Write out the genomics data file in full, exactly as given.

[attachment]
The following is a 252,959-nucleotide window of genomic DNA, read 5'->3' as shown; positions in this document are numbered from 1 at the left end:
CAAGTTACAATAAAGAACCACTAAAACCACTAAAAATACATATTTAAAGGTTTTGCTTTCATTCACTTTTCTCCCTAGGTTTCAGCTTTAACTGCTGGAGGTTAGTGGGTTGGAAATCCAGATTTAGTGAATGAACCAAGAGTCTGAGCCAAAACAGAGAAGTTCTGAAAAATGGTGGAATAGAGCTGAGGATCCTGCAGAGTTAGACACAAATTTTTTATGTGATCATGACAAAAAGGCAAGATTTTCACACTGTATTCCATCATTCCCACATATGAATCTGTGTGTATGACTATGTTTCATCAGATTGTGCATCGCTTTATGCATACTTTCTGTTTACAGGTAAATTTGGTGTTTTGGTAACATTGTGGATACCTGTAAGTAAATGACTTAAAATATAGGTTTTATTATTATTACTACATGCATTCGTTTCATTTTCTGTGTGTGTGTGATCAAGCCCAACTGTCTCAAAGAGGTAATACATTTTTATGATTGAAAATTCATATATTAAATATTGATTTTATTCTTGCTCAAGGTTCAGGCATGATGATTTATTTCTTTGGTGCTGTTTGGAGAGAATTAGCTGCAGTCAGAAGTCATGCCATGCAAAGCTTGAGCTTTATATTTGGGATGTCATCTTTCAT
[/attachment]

The following is a 252,959-nucleotide window of genomic DNA, read 5'->3' as shown; positions in this document are numbered from 1 at the left end:
CAAGTTACAATAAAGAACCACTAAAACCACTAAAAATACATATTTAAAGGTTTTGCTTTCATTCACTTTTCTCCCTAGGTTTCAGCTTTAACTGCTGGAGGTTAGTGGGTTGGAAATCCAGATTTAGTGAATGAACCAAGAGTCTGAGCCAAAACAGAGAAGTTCTGAAAAATGGTGGAATAGAGCTGAGGATCCTGCAGAGTTAGACACAAATTTTTTATGTGATCATGACAAAAAGGCAAGATTTTCACACTGTATTCCATCATTCCCACATATGAATCTGTGTGTATGACTATGTTTCATCAGATTGTGCATCGCTTTATGCATACTTTCTGTTTACAGGTAAATTTGGTGTTTTGGTAACATTGTGGATACCTGTAAGTAAATGACTTAAAATATAGGTTTTATTATTATTACTACATGCATTCGTTTCATTTTCTGTGTGTGTGTGATCAAGCCCAACTGTCTCAAAGAGGTAATACATTTTTATGATTGAAAATTCATATATTAAATATTGATTTTATTCTTGCTCAAGGTTCAGGCATGATGATTTATTTCTTTGGTGCTGTTTGGAGAGAATTAGCTGCAGTCAGAAGTCATGCCATGCAAAGCTTGAGCTTTATATTTGGGATGTCATCTTTCAT